Home Business News Public are split on the Government’s plans to introduce emergency legislation to implement the Rwanda policy

Public are split on the Government’s plans to introduce emergency legislation to implement the Rwanda policy

by LLB political Reporter
20th Nov 23 6:32 am

Following a week of change in Westminster, Opinium’s latest poll reveals Labour’s lead has fallen to its lowest level since before the party conferences.

The narrowing of the lead is because of Labour losing some vote share; Labour now has 40% (-3) of the vote share, while the Conservatives have 27% (+1).

The Liberal Democrats are on 12% (+1), SNP is on 3% (no change), the Green Party has 7% (+1) and Reform UK has 9% (no change).

Both Keir Starmer and Rishi Sunak’s approval ratings have stayed steady since they both took a big hit to their ratings last week. Starmer’s net approval now sits at -10 (-1), with 29% approving and 39% disapproving, and Sunak’s net approval is now -31 (+1), with 23% approving and 54% disapproving.

Starmer also has a 5 point lead on who would make the best Prime Minister, although this is down 2 points since last week, while Sunak sees no change (27% vs 22% respectively). However, with both leaders making the headlines this week, the number picking ‘none of these’ has increased by 4 points to 40% since last week.

Rishi’s reshuffle results in mixed reviews

Opinium’s poll finds that the public has mixed feelings about the cabinet reshuffle. Over half (55%) think sacking Suella Braverman as Home Secretary was the right decision, including 52% of 2019 Conservatives voters. Indeed, when asked to describe Braverman, the most commonly selected words were extreme (25%), dishonourable (25%), and irrational (23%).

David Cameron’s re-entry into politics was also not that popular. The public tend to think appointing David Cameron as Foreign Secretary was the wrong decision (31% believe it was the right decision compared to 45% who think it was the wrong decision).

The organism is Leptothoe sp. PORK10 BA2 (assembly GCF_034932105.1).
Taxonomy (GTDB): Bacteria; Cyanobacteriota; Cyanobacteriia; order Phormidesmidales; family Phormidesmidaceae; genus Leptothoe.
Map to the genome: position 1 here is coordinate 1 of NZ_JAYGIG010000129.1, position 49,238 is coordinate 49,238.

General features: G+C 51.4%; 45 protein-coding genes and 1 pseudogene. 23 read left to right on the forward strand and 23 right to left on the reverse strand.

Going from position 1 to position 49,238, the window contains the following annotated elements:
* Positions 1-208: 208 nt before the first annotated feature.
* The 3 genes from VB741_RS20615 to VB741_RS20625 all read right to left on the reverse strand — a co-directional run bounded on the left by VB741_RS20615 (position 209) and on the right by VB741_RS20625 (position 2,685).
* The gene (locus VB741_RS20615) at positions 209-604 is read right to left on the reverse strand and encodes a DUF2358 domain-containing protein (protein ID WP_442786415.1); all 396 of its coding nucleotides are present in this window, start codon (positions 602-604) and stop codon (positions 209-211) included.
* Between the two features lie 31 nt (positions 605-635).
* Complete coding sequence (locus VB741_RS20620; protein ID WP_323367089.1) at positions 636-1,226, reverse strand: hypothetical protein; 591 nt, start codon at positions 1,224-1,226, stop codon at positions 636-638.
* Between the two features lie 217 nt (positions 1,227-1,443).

Those who voted Conservative in the 2019 election are heavily divided on the former PM’s appointment, with 41% thinking it was the right decision and the same number thinking it was the wrong decision. When asked to describe Cameron, the most commonly selected words were experienced (36%), dishonourable (24%), dishonest (23%), and weak (23%).

On the other hand, two in five (39%) think keeping Jeremy Hunt as Chancellor was the right decision, while 29% thought it was the wrong decision.

Overall, the public are now less favourable towards the Conservative government led by Rishi Sunak after his appointment of David Cameron as Foreign Secretary (20% are more favourable vs 28% who are less favourable). This is just as true amongst 2019 Conservatives (26% more favourable vs 33% less favourable).

Public divided on way forward for Rwanda policy

Following the Government’s plans to introduce emergency legislation to implement the Rwanda policy, more than a third (35%) support this move, while 31% oppose it.  A further 18% are unsure, and 17% neither support nor oppose.

Overall, a plurality of the public back the Rwanda policy, with 41% (+6) supporting vs 31% (-4) opposing (changes since 2-4 November 2022). However, 42% think the policy would be ineffective at deterring people crossing the English Channel in small boats if implemented vs 38% who think it would be effective.

Looking at 2019 Conservative voters, 67% support the Rwanda policy while just 15% oppose it. Over half (56%) also think it would be effective if implemented, whereas 31% think it would be ineffective. Similarly, 56% support the proposed emergency legislation (vs 15% who oppose it).

The public still prefer to stay in the European Convention on Human Rights. Just under half (45%) think the UK should remain signed up to the ECHR, while 30% do not believe the UK should continue to sign up to it.

Support for ceasefire

Two in five (40%) think MPs should have voted for the government to call for a ceasefire in Gaza, while 30% support the current calls for greater humanitarian pauses.

More than half (56%) of those who voted Labour in the last election think a ceasefire should have been called for (vs 25% who support humanitarian pauses). Similarly, 48% of current Labour voters also back a ceasefire, compared to 31% who support the calls for humanitarian pauses.

Adam Drummond, Head of Political and Social at Opinium said: “In a packed week in politics, with reshuffles, protests, announcements, judgements and votes, the one thing we find is Labour losing voters to a range of different parties over the course of the last week, especially the Greens.

“It appears that the fallout from the Gaza vote on Wednesday might have had some impact, while the government appears to have held onto their current voters despite setbacks such as the Supreme Court ruling on Rwanda.”

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